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Old July 2 2013, 05:27 AM   #37
Crazy Eddie
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Re: Marines and Combat Personel?

neozeks wrote: View Post
Crazy Eddie wrote: View Post
So do resistance movements and terrorist organizations, but nobody ever confuses them with "the military."
No, not really. Resistance movements and terrorist organizations aren't authorized by their greater society, ie. they are not legal organs of a state.
"State" and "greater society" are not at all the same thing. Stateless ethnic/political groups that have their own combat forces are not considered to have a military organization for that very reason: the lack of recognizable legal statute authorizing those organizations on behalf of any government.

I'm not sure what your point regarding international law is. The 24th century interstellar law might not have it's own equivalent of the Geneva Conventions but what does that have to do with current definitions?
Current law require governments to make a clear distinction between military and non-military organizations. Interstellar law does not, which is probably why many species rarely bother to make that distinction. They create organizations with capabilities that best suit the priorities of their government, and apparently they find it more efficient to consolidate those capabilities into a single larger body than a whole bunch of smaller ones with separate command structures and logistics chains. Thus we have people like the Ferengi, whose military is also synonymous with its trade unions and probably its banking industry as well.

Under current IL Starfleet would most definitely be considered an armed force in a conflict.
And "armed force", as I said above, is not always the same thing as "military." The Hagannah and the Irgun were an armed force a full ten years before the state they came to represent ever existed on paper.

Strictly speaking, that's a border security operation, which is usually a job for law enforcement, not the military.
I'm not talking about stoping smugglers or other civilians crossing the border, I'm talking about preventing military forces of a hostile neighbour from getting into your territory.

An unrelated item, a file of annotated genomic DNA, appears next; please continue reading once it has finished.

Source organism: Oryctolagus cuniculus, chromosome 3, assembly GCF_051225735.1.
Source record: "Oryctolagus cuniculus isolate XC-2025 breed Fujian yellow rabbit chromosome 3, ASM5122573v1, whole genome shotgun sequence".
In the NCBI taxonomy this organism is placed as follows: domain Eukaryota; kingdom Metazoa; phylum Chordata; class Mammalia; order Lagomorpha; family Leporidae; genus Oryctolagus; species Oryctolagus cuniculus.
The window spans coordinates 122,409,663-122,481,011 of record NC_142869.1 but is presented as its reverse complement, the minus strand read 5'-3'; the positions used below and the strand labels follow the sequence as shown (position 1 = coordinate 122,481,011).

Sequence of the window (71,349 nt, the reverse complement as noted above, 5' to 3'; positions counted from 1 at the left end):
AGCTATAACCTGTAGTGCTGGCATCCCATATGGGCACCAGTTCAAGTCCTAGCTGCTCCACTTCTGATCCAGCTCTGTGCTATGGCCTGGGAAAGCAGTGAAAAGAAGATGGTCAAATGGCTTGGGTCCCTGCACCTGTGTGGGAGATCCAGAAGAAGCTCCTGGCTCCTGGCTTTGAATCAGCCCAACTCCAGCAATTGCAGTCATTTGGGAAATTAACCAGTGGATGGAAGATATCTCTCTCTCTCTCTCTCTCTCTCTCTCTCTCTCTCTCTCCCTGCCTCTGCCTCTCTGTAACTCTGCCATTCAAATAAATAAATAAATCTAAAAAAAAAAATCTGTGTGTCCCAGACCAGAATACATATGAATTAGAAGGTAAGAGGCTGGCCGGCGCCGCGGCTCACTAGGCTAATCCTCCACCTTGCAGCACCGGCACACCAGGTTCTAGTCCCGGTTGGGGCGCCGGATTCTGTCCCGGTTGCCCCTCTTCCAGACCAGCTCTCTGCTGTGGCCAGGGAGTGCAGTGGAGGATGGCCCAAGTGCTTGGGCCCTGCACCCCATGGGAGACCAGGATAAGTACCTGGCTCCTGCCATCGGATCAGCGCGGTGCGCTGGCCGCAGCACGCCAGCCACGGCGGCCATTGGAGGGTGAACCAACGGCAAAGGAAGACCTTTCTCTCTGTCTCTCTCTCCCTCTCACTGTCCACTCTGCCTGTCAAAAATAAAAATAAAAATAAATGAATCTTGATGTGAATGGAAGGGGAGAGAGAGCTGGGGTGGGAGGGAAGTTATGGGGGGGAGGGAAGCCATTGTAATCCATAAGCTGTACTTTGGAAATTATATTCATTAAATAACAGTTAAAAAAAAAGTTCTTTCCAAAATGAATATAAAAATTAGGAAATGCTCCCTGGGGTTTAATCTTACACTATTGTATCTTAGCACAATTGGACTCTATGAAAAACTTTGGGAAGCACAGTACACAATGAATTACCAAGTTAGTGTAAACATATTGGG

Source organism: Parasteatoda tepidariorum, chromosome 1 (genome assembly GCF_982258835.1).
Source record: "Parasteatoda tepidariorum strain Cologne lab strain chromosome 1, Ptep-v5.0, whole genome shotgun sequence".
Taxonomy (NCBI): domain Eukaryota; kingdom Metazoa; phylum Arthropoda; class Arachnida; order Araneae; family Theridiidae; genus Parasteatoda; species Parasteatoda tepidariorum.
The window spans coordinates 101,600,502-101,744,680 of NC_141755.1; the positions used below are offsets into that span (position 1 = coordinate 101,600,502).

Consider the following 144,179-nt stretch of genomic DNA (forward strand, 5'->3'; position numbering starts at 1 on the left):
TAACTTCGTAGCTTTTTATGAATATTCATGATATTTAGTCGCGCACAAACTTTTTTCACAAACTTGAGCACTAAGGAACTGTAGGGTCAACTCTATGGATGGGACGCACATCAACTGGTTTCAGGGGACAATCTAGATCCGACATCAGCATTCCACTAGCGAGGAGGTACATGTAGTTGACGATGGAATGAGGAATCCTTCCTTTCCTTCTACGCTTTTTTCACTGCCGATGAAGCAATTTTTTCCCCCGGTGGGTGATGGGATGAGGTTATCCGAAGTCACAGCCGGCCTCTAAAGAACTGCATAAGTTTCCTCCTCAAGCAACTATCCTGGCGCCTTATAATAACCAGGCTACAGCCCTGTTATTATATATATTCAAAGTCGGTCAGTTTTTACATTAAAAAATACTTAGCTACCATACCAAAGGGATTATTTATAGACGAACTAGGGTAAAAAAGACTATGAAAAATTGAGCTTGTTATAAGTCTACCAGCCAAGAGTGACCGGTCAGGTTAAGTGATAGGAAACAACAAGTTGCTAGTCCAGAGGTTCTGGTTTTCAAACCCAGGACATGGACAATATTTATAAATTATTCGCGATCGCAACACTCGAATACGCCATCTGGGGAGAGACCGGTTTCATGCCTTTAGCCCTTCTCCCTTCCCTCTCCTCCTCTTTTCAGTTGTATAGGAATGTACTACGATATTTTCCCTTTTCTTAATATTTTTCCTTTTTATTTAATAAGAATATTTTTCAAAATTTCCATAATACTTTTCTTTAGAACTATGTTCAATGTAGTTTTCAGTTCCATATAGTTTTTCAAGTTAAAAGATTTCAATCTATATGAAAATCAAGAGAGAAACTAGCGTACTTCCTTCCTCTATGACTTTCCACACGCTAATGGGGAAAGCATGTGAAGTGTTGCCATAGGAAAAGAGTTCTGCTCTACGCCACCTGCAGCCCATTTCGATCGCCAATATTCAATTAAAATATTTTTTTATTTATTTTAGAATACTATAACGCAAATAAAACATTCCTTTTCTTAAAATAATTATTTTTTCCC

Which is still a law enforcement issue, since said vessels are typically intercepted, stopped, inspected and sometimes impounded. In the United States it is one of the very few capacities in which a military entity (the Coast Guard) is empowered to act domestically in a law enforcement role. In other countries, it is a role filled by both civilian coast guards and regular military units, whoever happens to be closest. Short of a full blown war, this is usually sufficient.

The thing that makes the U.S. Coast Guard a military organization is the U.S. law says it is. Nothing more, nothing less. It is one of the very few coast guard organizations in the world that has this feature; most other nations -- Japan, for example -- operate theirs under civilian ministries.
Those other coast guards don't have the traits of a military that the USCG has - they don't fall under a separate legal and judicial system and they don't fight in wars.
Considering we don't actually KNOW anything about the legal system of the Federation, this is a guess on your part.

And yes, the coast guards of those countries DO fight in wars, and have at many times participated in military operations in their nations' coastal waters. Interestingly, the original Revenue Cutter Service -- the civilian law enforcement service that is the immediate predecessor of the Coast Guard -- also participated in war prior to its formalization as a uniformed service.

The law doesn't treat the USCG as part of the military just because. There would be little point in declaring the USCG a military organization if it didn't also have certain traits that are inherent in the term "military".
The Coast Guard was never "declared" to be a military organization; it was CREATED as one in 1915 when two civilian agencies were incorporated into it and was intentionally modeled after the U.S. Navy.

Actually, Japan's military technically isn't even a military, they're considered civil servants under Japanese domestic law. Yet everyone recognizes they are de facto a military. Which might actually be a nice fit for 24th century views on Starfleet
Very true. Except that Starfleet's operations, ships, mission roles and even its rank structure (the suspicious absence of enlisted crewmen on the Enterprise-D) are a better fit for an armed version of NOAA.

Which basically gives you a good model on how Starfleet came to exist in the first place. United Earth came out of the post-atomic horror with a fresh prohibition on the formation of a military space force (much like Japan's Article 9). Since there was no prohibition on the creation of space research agencies, United Earth created Starfleet; since there was no prohibition on ARMING research vessels, Starfleet became Earth's only active combat force in space.

The question of whether or not the Federation has OTHER military forces apart from Starfleet is an interesting one, however. It could go either way, but I find it difficult to believe the Andorians or the Tellarites would give up their fleets and play second fiddle to Earth. THEIR space fleets are almost certainly military in nature, which would probably be more apparent if they ever showed up more than once or twice in 20 seasons of television.

I would go so far as to speculate that the 24th century version of an Andorian battle cruiser would probably resemble a slightly smaller and noticeably more agile version of the Battlestar Pegasus.
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